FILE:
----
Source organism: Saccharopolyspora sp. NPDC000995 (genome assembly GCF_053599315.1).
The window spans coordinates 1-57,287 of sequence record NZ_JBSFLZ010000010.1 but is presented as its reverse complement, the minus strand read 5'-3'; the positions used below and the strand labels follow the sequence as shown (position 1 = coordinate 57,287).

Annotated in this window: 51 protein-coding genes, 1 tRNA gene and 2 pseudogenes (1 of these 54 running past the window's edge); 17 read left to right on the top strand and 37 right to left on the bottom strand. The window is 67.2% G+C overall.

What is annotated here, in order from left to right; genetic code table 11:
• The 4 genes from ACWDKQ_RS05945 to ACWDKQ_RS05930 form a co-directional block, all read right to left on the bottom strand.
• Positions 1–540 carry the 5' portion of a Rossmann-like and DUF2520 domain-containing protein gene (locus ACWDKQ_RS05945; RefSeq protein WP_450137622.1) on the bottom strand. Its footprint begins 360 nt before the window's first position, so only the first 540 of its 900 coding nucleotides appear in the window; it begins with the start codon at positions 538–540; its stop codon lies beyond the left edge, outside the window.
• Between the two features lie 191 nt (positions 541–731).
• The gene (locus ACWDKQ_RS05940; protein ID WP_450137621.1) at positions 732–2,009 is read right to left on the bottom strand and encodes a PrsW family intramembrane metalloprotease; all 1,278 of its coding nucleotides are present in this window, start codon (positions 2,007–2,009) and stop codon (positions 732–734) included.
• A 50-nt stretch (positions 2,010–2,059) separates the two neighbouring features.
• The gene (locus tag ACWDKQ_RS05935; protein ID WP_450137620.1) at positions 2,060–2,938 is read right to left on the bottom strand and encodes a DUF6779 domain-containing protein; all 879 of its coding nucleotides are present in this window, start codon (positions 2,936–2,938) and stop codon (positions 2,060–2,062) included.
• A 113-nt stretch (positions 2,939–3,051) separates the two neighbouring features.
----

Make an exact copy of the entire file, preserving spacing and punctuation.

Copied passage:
Source organism: Saccharopolyspora sp. NPDC000995 (genome assembly GCF_053599315.1).
The window spans coordinates 1-57,287 of sequence record NZ_JBSFLZ010000010.1 but is presented as its reverse complement, the minus strand read 5'-3'; the positions used below and the strand labels follow the sequence as shown (position 1 = coordinate 57,287).

Annotated in this window: 51 protein-coding genes, 1 tRNA gene and 2 pseudogenes (1 of these 54 running past the window's edge); 17 read left to right on the top strand and 37 right to left on the bottom strand. The window is 67.2% G+C overall.

What is annotated here, in order from left to right; genetic code table 11:
• The 4 genes from ACWDKQ_RS05945 to ACWDKQ_RS05930 form a co-directional block, all read right to left on the bottom strand.
• Positions 1–540 carry the 5' portion of a Rossmann-like and DUF2520 domain-containing protein gene (locus ACWDKQ_RS05945; RefSeq protein WP_450137622.1) on the bottom strand. Its footprint begins 360 nt before the window's first position, so only the first 540 of its 900 coding nucleotides appear in the window; it begins with the start codon at positions 538–540; its stop codon lies beyond the left edge, outside the window.
• Between the two features lie 191 nt (positions 541–731).
• The gene (locus ACWDKQ_RS05940; protein ID WP_450137621.1) at positions 732–2,009 is read right to left on the bottom strand and encodes a PrsW family intramembrane metalloprotease; all 1,278 of its coding nucleotides are present in this window, start codon (positions 2,007–2,009) and stop codon (positions 732–734) included.
• A 50-nt stretch (positions 2,010–2,059) separates the two neighbouring features.
• The gene (locus tag ACWDKQ_RS05935; protein ID WP_450137620.1) at positions 2,060–2,938 is read right to left on the bottom strand and encodes a DUF6779 domain-containing protein; all 879 of its coding nucleotides are present in this window, start codon (positions 2,936–2,938) and stop codon (positions 2,060–2,062) included.
• A 113-nt stretch (positions 2,939–3,051) separates the two neighbouring features.